Time For A Tune Up

Periodically, just about everything needs a little tune-up.  You know?  Maintenance!   Not necessarily a major overhaul, but the kind of routine attention that keeps systems working as optimally as possible.  The first thing that requires a tune-up is our bodies so they can serve us for many years to come.  Our cars and other transportation devices need regular tune-ups to get us where we need to go.  But you should also remember to give a tune up to your resumes and professional profile every now and again too, to make sure they represent the progress you’ve made over time and improve your chances for career growth and development.
I’m not referring to updating your status on your social network of choice, although a little humble bragging about a professional achievement is worthy of posting!  But keeping your resume and professional profiles up-to-date – even if you’re not actively looking for a job – will convey your recent activities, successes, your mastery of new skills, professional memberships and your participation in their related activities, promotions you’ve received, and relevant education, learning, certifications, and honors .
Why is it important to maintain these things, even if you’re not actively looking for a job?
In many fields, employers are doing more and more recruiting by looking at the online profiles, LinkedIn pages, and even the websites of their competitors to source potential hires, even though they may not have any openings.  Increasingly, hiring managers and human resources staff actively recruit employees from other companies, called “poaching”, to lure workers that have the skills and experience an employer needs.  If you’re building your credentials and trying to make a name for yourself within your industry, having an updated and finely tuned profile is a good way to help employers understand what you do and the experiences you’ve had that may be relevant to their goals.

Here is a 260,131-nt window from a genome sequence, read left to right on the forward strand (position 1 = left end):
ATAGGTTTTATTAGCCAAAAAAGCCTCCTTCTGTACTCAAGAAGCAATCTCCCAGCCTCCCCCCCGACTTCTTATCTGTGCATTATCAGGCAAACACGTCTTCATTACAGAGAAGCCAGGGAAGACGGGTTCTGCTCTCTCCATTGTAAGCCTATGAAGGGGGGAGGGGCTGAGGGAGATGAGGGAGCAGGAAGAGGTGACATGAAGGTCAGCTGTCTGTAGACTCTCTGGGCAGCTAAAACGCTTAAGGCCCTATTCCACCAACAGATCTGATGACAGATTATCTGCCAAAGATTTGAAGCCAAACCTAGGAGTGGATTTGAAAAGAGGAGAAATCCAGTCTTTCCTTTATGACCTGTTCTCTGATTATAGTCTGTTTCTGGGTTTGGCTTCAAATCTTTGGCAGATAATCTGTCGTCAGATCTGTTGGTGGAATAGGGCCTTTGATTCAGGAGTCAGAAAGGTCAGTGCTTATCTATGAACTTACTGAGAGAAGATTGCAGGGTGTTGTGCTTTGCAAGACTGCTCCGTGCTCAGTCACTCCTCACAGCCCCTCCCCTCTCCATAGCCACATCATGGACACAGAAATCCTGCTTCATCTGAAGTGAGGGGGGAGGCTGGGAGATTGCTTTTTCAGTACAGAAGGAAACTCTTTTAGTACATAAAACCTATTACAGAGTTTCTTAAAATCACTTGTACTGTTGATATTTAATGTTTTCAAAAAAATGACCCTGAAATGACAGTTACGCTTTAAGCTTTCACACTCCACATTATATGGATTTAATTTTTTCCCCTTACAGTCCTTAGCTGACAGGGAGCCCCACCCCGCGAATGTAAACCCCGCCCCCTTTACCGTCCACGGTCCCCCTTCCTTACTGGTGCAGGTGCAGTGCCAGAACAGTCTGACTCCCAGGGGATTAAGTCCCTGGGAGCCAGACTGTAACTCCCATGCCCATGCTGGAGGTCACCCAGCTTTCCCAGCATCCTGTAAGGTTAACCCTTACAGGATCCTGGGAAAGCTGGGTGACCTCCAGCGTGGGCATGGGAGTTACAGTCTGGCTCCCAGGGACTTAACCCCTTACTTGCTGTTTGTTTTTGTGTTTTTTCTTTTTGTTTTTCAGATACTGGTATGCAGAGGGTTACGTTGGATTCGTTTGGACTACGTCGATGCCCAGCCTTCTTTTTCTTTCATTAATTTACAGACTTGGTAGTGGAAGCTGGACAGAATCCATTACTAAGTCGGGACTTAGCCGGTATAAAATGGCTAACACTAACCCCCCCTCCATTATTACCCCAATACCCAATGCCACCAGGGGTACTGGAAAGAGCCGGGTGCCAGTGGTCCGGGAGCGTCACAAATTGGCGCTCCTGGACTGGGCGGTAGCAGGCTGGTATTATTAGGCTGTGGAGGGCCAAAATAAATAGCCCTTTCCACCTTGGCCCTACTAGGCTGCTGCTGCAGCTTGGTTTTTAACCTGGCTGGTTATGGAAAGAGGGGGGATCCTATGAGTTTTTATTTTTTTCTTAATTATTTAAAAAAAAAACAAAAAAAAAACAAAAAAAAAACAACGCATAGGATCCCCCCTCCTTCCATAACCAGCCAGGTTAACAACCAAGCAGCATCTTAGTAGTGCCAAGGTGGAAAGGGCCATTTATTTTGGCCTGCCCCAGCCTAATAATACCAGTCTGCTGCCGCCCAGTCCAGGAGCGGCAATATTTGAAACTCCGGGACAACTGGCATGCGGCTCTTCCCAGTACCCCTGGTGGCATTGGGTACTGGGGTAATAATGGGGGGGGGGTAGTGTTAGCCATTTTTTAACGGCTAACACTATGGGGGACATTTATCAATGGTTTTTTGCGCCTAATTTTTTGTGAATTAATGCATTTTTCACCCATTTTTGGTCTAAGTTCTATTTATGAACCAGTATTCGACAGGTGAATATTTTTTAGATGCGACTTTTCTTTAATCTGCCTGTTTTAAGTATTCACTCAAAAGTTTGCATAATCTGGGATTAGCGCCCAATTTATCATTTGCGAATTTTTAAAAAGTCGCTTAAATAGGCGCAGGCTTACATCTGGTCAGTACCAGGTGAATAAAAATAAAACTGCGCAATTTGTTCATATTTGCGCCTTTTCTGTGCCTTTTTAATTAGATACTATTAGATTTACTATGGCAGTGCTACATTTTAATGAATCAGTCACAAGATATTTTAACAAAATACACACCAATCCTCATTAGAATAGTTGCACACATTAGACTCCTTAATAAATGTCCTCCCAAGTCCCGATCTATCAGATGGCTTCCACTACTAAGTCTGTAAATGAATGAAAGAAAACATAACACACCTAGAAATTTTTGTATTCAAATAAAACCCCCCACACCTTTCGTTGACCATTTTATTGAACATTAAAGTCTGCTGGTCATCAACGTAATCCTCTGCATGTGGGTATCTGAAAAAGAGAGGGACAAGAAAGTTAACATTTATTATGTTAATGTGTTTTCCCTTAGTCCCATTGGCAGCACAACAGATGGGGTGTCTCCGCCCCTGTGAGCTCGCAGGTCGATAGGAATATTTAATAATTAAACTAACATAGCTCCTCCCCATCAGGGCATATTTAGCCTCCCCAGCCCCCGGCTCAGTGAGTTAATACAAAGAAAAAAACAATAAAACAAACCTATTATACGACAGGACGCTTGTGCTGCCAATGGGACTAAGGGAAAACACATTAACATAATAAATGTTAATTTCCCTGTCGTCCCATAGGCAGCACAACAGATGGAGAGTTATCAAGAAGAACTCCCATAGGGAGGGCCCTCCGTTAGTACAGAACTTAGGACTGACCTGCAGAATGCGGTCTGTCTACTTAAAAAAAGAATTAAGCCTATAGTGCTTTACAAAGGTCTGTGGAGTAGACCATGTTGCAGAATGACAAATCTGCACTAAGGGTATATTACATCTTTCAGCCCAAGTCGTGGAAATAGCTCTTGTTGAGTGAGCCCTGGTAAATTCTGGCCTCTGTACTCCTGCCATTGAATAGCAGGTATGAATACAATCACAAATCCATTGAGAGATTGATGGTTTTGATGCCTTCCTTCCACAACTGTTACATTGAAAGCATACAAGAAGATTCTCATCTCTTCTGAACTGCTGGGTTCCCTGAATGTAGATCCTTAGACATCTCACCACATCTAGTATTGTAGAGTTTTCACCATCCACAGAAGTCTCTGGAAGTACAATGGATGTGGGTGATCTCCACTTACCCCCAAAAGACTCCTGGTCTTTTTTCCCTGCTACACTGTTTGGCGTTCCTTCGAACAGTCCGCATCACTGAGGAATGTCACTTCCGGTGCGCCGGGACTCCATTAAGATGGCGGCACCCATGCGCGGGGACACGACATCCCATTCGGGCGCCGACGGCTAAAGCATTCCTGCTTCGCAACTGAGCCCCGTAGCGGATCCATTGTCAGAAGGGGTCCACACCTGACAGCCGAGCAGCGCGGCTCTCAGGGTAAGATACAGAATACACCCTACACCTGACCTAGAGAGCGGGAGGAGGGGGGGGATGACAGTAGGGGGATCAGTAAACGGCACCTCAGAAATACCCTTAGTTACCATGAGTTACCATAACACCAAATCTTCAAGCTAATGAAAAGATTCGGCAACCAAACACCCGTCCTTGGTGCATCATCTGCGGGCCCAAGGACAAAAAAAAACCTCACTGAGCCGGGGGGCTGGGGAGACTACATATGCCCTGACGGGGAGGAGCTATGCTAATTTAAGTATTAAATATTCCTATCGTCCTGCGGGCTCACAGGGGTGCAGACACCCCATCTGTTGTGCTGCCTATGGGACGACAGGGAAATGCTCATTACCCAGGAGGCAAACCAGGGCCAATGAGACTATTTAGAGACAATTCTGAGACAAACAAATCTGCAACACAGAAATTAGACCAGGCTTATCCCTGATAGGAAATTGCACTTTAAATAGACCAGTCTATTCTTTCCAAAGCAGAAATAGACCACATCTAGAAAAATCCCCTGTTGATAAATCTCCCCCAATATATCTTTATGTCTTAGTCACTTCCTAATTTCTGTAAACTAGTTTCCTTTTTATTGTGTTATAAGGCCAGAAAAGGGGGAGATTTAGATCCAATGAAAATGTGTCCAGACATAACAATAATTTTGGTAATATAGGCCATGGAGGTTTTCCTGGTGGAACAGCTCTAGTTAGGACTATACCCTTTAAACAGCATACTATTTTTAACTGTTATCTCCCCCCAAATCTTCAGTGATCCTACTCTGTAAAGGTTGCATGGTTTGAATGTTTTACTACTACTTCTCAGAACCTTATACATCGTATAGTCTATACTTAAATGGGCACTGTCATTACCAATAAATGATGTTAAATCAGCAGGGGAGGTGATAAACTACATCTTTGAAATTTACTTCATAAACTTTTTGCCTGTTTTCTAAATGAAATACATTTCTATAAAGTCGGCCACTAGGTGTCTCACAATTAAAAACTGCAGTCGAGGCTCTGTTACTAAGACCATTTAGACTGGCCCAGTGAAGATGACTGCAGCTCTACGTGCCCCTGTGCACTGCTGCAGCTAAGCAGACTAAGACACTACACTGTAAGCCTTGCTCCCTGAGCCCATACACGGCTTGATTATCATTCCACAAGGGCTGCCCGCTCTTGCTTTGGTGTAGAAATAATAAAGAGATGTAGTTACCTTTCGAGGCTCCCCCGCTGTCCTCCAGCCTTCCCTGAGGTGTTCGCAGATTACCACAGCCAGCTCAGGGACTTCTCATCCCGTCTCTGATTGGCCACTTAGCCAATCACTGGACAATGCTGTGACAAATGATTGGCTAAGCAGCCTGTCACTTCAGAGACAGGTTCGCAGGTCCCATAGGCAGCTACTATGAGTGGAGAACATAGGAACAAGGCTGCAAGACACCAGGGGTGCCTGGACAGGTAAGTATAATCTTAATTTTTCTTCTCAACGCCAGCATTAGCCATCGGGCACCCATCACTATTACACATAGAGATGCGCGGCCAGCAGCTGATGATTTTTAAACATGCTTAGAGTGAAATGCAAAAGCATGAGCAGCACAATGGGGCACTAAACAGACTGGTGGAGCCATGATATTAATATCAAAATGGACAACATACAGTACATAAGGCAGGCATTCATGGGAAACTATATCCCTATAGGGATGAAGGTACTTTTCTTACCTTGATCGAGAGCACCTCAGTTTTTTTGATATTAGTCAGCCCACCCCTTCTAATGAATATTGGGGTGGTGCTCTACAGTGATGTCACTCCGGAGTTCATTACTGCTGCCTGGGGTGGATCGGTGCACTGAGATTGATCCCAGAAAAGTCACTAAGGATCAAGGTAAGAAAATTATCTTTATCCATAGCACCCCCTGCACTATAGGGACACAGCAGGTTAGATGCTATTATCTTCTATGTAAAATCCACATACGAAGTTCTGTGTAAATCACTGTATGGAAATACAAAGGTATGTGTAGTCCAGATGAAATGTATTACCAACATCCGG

In this age of social networking, the importance of nurturing real-world connections and communication should not be discounted.  Not everyone is lucky enough to already have the direct contacts needed to attract the recognition that gets them hired.  All the more reason to keep up your face-to-face networking, no matter where you are in your career!  It’s not just the people you know, but the connections of your contacts too.  You can’t be shy about letting others know who you are, what you do, and what you’re looking for.  And it’s just as important to encourage others to do the same for you!  If one of your personal contacts, through someone you don’t know, becomes aware of a position for which you qualify – even if you already have another job – your acquaintances can direct their contacts (the employers and recruiters they know) to look at your profile to gauge your appropriateness to fill their hiring needs.  If your professional profiles are out-of-date or incomplete, not only do you present an incomplete picture of what you can do for prospective employers, you also potentially cause embarrassment to the person who spoke on your behalf.  Neither benefits you!
Before you post anything or distribute a new version of your resume, write down all the skills and experience you’ve gained, and accomplishments you’ve achieved since you last update.  This could be a long list if you haven’t tuned up your documents in a few years!  After you’ve gotten it all noted, choose the accomplishments most important and relevant to your career objectives, and merge this new information into your older versions. Maybe you’ll need or want to take out the oldest or least relevant information to make your document as strong as possible, or comply with special considerations.   To make your life easier, the professional networking sites have tutorials to walk you through the process and provide clear examples of how and what to post.
If you are among the long-term unemployed, you should still tune up your documents.  Add comments about your own professional growth and learning, or any positive thing you’ve done that relates to the type of work you’re looking for, including volunteer efforts!  If you haven’t done anything to update your skills and experience, start doing so as soon as possible.  Take a class at your local community college, get a certificate from an online training course, create a blog or become a regular contributor to online discussions about your industry.  Join an association or a committee in a local service organization if you can’t find something that’s industry related.  You’ll be able to add things that indicate professional growth and development in no time.
Luckily, giving your documents a tune-up doesn’t require professional intervention.  Sure, you can get help from career development specialists (like yours truly), but in most cases updating your profiles and resumes doesn’t require an advanced degree.  So spend some time giving your documents a tune-up.  And don’t forget to check under the hood (read:  remember to change your oil and get that colonoscopy)!
For more tips on job search, career development and giving your documents their proper tune-up, please search this blog and visit:  hanklondon.com